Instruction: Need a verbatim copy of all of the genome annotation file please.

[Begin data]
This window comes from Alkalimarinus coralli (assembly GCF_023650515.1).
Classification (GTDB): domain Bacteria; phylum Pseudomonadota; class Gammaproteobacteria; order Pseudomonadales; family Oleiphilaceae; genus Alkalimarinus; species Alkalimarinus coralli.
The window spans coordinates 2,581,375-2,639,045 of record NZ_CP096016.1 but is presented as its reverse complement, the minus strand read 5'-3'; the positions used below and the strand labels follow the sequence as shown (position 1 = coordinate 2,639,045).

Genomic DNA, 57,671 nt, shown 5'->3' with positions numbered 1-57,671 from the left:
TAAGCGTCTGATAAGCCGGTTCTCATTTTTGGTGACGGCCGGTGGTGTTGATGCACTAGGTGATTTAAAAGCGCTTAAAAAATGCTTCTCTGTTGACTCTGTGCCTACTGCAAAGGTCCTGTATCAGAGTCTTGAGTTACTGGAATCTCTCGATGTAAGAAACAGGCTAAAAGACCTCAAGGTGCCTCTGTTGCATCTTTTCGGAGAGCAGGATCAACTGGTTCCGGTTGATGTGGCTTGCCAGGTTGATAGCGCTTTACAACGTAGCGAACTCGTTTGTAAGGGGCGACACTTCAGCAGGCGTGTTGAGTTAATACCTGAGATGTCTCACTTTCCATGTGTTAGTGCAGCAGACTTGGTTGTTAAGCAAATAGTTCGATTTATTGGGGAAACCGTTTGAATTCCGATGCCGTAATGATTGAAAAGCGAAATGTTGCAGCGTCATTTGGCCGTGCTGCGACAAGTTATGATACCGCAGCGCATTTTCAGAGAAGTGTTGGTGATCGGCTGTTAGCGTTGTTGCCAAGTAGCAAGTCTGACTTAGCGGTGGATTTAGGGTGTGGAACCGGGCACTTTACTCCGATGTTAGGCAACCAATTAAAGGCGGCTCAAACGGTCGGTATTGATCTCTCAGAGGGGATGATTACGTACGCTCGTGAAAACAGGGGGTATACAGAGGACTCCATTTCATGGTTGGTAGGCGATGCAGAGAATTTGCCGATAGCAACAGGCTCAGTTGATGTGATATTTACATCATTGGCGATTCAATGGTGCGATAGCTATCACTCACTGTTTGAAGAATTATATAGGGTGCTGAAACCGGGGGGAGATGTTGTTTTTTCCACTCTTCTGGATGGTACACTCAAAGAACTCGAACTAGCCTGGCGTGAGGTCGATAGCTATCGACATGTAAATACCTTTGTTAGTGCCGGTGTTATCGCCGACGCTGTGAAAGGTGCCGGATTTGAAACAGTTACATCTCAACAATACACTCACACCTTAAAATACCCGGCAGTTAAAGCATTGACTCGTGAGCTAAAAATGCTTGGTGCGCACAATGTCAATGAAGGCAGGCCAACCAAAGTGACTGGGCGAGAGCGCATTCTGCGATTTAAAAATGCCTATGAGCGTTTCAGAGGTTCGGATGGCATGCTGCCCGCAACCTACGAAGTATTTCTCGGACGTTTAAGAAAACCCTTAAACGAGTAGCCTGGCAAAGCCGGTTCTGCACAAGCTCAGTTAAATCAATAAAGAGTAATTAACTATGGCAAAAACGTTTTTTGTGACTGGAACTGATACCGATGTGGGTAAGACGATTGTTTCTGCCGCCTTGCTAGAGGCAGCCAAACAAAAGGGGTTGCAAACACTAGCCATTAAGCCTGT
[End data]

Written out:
This window comes from Alkalimarinus coralli (assembly GCF_023650515.1).
Classification (GTDB): domain Bacteria; phylum Pseudomonadota; class Gammaproteobacteria; order Pseudomonadales; family Oleiphilaceae; genus Alkalimarinus; species Alkalimarinus coralli.
The window spans coordinates 2,581,375-2,639,045 of record NZ_CP096016.1 but is presented as its reverse complement, the minus strand read 5'-3'; the positions used below and the strand labels follow the sequence as shown (position 1 = coordinate 2,639,045).

Genomic DNA, 57,671 nt, shown 5'->3' with positions numbered 1-57,671 from the left:
TAAGCGTCTGATAAGCCGGTTCTCATTTTTGGTGACGGCCGGTGGTGTTGATGCACTAGGTGATTTAAAAGCGCTTAAAAAATGCTTCTCTGTTGACTCTGTGCCTACTGCAAAGGTCCTGTATCAGAGTCTTGAGTTACTGGAATCTCTCGATGTAAGAAACAGGCTAAAAGACCTCAAGGTGCCTCTGTTGCATCTTTTCGGAGAGCAGGATCAACTGGTTCCGGTTGATGTGGCTTGCCAGGTTGATAGCGCTTTACAACGTAGCGAACTCGTTTGTAAGGGGCGACACTTCAGCAGGCGTGTTGAGTTAATACCTGAGATGTCTCACTTTCCATGTGTTAGTGCAGCAGACTTGGTTGTTAAGCAAATAGTTCGATTTATTGGGGAAACCGTTTGAATTCCGATGCCGTAATGATTGAAAAGCGAAATGTTGCAGCGTCATTTGGCCGTGCTGCGACAAGTTATGATACCGCAGCGCATTTTCAGAGAAGTGTTGGTGATCGGCTGTTAGCGTTGTTGCCAAGTAGCAAGTCTGACTTAGCGGTGGATTTAGGGTGTGGAACCGGGCACTTTACTCCGATGTTAGGCAACCAATTAAAGGCGGCTCAAACGGTCGGTATTGATCTCTCAGAGGGGATGATTACGTACGCTCGTGAAAACAGGGGGTATACAGAGGACTCCATTTCATGGTTGGTAGGCGATGCAGAGAATTTGCCGATAGCAACAGGCTCAGTTGATGTGATATTTACATCATTGGCGATTCAATGGTGCGATAGCTATCACTCACTGTTTGAAGAATTATATAGGGTGCTGAAACCGGGGGGAGATGTTGTTTTTTCCACTCTTCTGGATGGTACACTCAAAGAACTCGAACTAGCCTGGCGTGAGGTCGATAGCTATCGACATGTAAATACCTTTGTTAGTGCCGGTGTTATCGCCGACGCTGTGAAAGGTGCCGGATTTGAAACAGTTACATCTCAACAATACACTCACACCTTAAAATACCCGGCAGTTAAAGCATTGACTCGTGAGCTAAAAATGCTTGGTGCGCACAATGTCAATGAAGGCAGGCCAACCAAAGTGACTGGGCGAGAGCGCATTCTGCGATTTAAAAATGCCTATGAGCGTTTCAGAGGTTCGGATGGCATGCTGCCCGCAACCTACGAAGTATTTCTCGGACGTTTAAGAAAACCCTTAAACGAGTAGCCTGGCAAAGCCGGTTCTGCACAAGCTCAGTTAAATCAATAAAGAGTAATTAACTATGGCAAAAACGTTTTTTGTGACTGGAACTGATACCGATGTGGGTAAGACGATTGTTTCTGCCGCCTTGCTAGAGGCAGCCAAACAAAAGGGGTTGCAAACACTAGCCATTAAGCCTGT